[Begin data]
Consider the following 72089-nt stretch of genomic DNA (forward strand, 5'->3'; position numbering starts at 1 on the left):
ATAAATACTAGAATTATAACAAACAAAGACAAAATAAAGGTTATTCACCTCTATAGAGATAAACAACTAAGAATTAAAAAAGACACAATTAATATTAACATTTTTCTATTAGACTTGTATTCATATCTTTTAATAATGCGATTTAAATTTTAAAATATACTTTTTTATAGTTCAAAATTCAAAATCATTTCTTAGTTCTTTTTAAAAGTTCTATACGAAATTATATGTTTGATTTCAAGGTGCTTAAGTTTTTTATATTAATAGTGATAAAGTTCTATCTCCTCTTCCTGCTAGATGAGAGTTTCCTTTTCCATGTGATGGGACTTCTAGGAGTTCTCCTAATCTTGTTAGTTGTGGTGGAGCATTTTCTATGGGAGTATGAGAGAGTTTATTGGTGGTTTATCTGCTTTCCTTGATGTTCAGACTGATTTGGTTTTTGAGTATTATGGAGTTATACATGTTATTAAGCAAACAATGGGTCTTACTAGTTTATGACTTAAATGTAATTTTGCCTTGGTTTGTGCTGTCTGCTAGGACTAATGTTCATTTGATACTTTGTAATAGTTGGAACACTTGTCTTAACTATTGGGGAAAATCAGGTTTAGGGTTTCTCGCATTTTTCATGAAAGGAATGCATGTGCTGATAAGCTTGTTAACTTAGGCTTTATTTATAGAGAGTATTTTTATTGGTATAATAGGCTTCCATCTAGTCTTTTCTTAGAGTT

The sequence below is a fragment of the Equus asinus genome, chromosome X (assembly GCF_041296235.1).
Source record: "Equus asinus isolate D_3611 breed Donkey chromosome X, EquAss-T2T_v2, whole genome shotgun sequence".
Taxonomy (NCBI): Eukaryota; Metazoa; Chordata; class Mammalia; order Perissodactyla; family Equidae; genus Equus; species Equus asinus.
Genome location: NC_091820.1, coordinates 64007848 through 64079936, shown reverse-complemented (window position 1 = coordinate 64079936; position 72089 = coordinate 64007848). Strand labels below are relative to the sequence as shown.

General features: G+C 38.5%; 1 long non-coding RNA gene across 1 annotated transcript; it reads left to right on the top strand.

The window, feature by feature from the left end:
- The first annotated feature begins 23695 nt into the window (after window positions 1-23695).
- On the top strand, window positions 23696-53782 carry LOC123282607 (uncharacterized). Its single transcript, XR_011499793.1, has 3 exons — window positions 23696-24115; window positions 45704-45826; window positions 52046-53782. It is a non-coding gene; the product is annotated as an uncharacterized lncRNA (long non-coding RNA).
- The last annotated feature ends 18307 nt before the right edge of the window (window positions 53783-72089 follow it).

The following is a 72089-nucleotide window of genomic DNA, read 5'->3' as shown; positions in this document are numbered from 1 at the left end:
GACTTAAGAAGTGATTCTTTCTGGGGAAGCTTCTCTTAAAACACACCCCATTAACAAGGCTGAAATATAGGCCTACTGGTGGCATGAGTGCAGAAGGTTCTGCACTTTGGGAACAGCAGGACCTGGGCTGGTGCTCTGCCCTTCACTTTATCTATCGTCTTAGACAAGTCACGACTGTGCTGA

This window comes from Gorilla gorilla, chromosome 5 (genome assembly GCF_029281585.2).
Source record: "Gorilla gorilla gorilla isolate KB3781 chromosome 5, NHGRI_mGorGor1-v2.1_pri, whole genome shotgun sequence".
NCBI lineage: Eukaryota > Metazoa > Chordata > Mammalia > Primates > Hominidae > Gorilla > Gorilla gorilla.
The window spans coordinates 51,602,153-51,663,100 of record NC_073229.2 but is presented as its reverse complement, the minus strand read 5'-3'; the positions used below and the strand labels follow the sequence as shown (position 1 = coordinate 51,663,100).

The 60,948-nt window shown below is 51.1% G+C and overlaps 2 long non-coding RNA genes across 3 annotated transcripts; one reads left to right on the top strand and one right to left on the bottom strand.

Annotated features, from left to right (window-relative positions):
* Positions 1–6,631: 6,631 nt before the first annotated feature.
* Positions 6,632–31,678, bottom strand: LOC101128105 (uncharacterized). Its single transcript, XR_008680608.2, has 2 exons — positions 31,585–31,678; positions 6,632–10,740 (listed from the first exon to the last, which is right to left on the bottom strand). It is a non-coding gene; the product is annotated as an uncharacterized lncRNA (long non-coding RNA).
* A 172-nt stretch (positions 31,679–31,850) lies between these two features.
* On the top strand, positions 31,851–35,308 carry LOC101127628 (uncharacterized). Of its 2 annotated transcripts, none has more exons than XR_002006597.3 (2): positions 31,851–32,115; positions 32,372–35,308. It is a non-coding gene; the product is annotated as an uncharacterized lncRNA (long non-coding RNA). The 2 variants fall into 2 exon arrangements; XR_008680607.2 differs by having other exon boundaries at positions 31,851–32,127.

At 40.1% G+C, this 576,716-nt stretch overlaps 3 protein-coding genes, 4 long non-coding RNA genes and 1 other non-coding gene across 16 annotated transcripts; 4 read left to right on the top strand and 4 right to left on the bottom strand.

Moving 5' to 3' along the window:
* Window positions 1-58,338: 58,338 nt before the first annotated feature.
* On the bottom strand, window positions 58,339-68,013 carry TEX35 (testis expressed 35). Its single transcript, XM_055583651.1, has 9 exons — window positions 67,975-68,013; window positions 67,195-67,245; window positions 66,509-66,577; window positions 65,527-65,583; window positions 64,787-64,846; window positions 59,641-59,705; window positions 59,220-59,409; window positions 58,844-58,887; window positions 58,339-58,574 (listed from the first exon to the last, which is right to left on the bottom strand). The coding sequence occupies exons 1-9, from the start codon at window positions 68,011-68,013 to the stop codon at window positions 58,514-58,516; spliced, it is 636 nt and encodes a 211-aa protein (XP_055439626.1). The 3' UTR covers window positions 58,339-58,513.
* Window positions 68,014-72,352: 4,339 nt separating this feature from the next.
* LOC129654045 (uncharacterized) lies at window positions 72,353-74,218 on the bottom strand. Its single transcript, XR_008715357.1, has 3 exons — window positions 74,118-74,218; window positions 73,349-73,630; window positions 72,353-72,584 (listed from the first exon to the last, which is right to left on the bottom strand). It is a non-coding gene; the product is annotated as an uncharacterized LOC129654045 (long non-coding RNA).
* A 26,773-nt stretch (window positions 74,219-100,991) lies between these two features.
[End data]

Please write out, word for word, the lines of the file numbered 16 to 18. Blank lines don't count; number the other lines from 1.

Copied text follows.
NCBI lineage: Eukaryota > Metazoa > Chordata > Mammalia > Primates > Hominidae > Gorilla > Gorilla gorilla.
The window spans coordinates 51,602,153-51,663,100 of record NC_073229.2 but is presented as its reverse complement, the minus strand read 5'-3'; the positions used below and the strand labels follow the sequence as shown (position 1 = coordinate 51,663,100).

The 60,948-nt window shown below is 51.1% G+C and overlaps 2 long non-coding RNA genes across 3 annotated transcripts; one reads left to right on the top strand and one right to left on the bottom strand.